In many cases, voters who were turned away due to registration problems thought that they were correctly registered. They filled out the correct forms either at voter registration drives or through the DMV, only to show up at their polling location and find out that they weren’t on the rolls. They weren’t trying to get around voter registration requirements; they did everything right and were still denied their right to vote — often due to what was likely deliberate negligence on the part of North Carolina’s government agencies responsible for processing voter registrations.

Their stories cut against what few arguments were made against Hillary Clinton’s proposed voting rights expansions earlier this month. These voters who are turned away aren’t fraudsters; the person who does all the right things and is persistent enough to cast a provisional ballot after being turned away is the kind of person that conservatives with high standards of democratic citizenship should want to have voting.

In total, the report estimates that in the 2014 election, “the new voting limitations and polling place problems reduced turnout by at least 30,000 voters in the 2014 election.” There is no reason to believe that they prevented a single case of fraud. And the data are clear: The restrictions on provisional voting that North Carolina implemented in 2014 affected black voters more than they affected white voters.

The ACLU and the League of Women Voters filed a lawsuit against these voting restrictions the day Governor Pat McCrory signed them into law. After a back-and-forth appeals process, a trial is set for next month. The plaintiffs have plenty of evidence to make their case. Like Chief Justice Roberts said, “any racial discrimination in voting is too much.”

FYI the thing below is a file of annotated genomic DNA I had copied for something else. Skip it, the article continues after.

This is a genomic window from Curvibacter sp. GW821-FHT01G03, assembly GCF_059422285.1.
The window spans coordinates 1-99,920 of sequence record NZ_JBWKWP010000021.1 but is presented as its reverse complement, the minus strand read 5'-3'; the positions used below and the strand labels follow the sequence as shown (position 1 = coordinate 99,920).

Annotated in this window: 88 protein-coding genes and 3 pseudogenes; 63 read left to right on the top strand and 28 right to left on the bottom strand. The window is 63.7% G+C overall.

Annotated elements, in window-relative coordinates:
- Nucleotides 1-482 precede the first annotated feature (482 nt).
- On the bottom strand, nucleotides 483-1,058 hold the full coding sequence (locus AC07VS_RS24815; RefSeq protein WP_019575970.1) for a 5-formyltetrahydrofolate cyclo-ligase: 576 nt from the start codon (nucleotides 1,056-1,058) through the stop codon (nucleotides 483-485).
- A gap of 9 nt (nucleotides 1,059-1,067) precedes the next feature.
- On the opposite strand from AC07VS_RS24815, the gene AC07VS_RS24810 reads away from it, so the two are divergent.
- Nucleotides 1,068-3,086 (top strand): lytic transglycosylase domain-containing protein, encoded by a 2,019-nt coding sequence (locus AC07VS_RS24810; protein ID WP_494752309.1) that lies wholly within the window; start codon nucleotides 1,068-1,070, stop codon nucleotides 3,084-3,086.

Jon Green graduated from Kenyon College with a B.A. in Political Science and high honors in Political Cognition. He worked as a field organizer for Congressman Tom Perriello in 2010 and a Regional Field Director for President Obama's re-election campaign in 2012. Jon writes on a number of topics, but pays especially close attention to elections, religion and political cognition. Follow him on Twitter at @_Jon_Green, and on Google+. .

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12 Responses to “Report: North Carolina voting restrictions have racially-disproportionate outcomes”

  1. FLL says:

    Here is the 2015 map of ballot access for the Green Party (link here):

  2. FLL says:

    The data you’ve posted from Democracy North Carolina is very convincing, but I doubt that racist Republican partisans and their allies much care. Racist Republican partisans will ignore all evidence that points to the racist effects of voting restrictions like these. Their knee-jerk reaction will always be that racially discriminatory voting restrictions are not a problem and you should stop complaining about it. Of course, they’re not going to be honest and tell you that their motives are racist, but if they look like racists and walk like racists and quack like racists, then they’re probably racists.

  3. Bill_Perdue says:

    When will the Democrats end their policies that place restrictions on socialist candidates?

  4. Hospity says:

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  5. Houndentenor says: